Improving Adherence in Patients With Hypertension - A Novel Use of Communication Technology
Treating hypertension is known to decrease morbidity and mortality. Despite this 70% of patients do not have adequately controlled blood pressure. The main reason for this is non-adherence to recommended drug therapy. Although strategies have been developed to improve adherence many are time consuming and expensive. We propose to use communications technology to develop a novel means of improving adherence to antihypertensive therapy. We will conduct a randomised, single-blinded, controlled study to assess the impact of a real-time, automated reminder system on adherence rates. This will involve adapting two pieces of currently available technology - the electronic pill bottle and the Ambient Globe. The Globe will change colour in response to information received, via a wireless link, from the patient's electronic pill bottle. We hypothesise that this will provide patients with an up to date, but unobtrusive, reminder of their adherence status and thus effect positive behavioural change. We will measure the impact of this intervention on adherence rates as well as assessing patient views and the impact on provider workload. This trial will elucidate the role of communications technology in improving adherence behaviour and allow us to develop further strategies to tackle this major health issue.
|Study Design:||Allocation: Randomized
Endpoint Classification: Safety/Efficacy Study
Intervention Model: Single Group Assignment
Masking: Single Blind
|Official Title:||Improving Adherence in Patients With Hypertension - A Novel Use of Communication Technology|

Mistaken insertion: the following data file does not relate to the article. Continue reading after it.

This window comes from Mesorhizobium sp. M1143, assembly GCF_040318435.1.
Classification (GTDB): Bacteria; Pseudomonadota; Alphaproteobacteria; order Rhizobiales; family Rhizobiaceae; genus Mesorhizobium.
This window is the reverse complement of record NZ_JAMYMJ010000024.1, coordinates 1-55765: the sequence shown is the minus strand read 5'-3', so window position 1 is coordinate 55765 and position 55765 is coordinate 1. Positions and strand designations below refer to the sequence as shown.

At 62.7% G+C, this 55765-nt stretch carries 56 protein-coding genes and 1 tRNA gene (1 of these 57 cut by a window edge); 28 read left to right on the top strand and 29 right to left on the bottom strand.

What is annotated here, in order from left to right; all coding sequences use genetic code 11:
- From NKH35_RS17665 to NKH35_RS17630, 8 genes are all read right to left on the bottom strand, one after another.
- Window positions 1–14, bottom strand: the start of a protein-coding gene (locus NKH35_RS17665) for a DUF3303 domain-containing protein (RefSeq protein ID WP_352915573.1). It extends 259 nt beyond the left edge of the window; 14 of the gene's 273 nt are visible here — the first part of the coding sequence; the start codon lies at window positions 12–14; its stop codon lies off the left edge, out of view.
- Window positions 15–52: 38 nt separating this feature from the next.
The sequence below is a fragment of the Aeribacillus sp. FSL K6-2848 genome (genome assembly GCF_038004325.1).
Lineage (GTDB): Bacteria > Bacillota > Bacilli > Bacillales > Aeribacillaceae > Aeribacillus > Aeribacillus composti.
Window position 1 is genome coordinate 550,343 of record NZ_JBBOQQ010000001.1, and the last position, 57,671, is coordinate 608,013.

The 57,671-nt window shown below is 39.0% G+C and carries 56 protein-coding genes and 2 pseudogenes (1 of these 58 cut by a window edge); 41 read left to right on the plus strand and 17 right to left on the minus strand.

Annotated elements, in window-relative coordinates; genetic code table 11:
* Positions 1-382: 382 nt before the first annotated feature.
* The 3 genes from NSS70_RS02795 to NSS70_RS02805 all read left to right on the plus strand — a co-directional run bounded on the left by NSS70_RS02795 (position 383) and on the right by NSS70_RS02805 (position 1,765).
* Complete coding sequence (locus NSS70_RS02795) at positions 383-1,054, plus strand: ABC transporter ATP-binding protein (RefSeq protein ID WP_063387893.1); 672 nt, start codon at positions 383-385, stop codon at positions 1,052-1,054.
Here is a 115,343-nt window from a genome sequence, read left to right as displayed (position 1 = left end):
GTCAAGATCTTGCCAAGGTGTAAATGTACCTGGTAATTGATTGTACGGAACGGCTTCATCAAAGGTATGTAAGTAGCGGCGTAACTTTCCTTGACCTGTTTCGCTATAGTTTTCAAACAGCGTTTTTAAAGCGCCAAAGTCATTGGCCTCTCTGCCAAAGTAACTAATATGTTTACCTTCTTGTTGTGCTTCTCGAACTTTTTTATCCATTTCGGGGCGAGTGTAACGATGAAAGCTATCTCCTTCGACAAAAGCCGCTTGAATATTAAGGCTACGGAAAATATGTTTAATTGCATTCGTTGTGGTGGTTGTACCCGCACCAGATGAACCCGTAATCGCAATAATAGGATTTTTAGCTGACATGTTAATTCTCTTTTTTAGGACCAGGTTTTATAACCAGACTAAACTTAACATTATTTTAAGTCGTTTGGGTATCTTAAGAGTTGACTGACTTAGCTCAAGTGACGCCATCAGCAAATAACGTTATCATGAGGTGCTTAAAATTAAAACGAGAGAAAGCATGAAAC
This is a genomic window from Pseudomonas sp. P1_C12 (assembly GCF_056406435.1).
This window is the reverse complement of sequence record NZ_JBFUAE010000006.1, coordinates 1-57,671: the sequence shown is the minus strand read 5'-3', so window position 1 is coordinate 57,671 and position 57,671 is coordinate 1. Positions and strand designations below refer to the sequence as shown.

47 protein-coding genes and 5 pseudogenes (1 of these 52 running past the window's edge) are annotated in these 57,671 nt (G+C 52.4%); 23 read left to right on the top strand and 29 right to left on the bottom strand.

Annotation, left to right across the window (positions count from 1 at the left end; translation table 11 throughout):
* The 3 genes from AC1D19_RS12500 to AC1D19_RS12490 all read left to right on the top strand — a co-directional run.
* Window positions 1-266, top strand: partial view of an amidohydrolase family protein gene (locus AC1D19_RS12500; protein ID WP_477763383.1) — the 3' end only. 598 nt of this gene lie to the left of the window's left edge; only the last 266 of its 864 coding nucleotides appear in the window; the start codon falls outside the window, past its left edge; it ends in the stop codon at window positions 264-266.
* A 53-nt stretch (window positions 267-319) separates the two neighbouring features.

- Adherence rates as measured using data held in the SIMpill database
- Patient satisfaction with intervention as assessed by questionnaire at the end of the study.
- Technical difficulties as assessed by interview at the end of the study and by review of the technical log.
- Discontinuation rates of medication as assessed at the end of trial debrief.
- Changes to medication regime as assessed at the end of trial debrief.
- Adverse events (e.g. hospitalisation) as assessed from the log of withdrawals from the trial.
- Blood pressure as measured on enrollment and at end of trial debrief.
|Study Start Date:||July 2006|
|Study Completion Date:||January 2008|
|Primary Completion Date:||January 2008 (Final data collection date for primary outcome measure)|
Please refer to this study by its ClinicalTrials.gov identifier: NCT00277381
|United States, Massachusetts|
|Massachusetts General Hospital|
|Boston, Massachusetts, United States, 02114|
|Principal Investigator:||Joseph C. Kvedar, MD||Partners Healthcare System|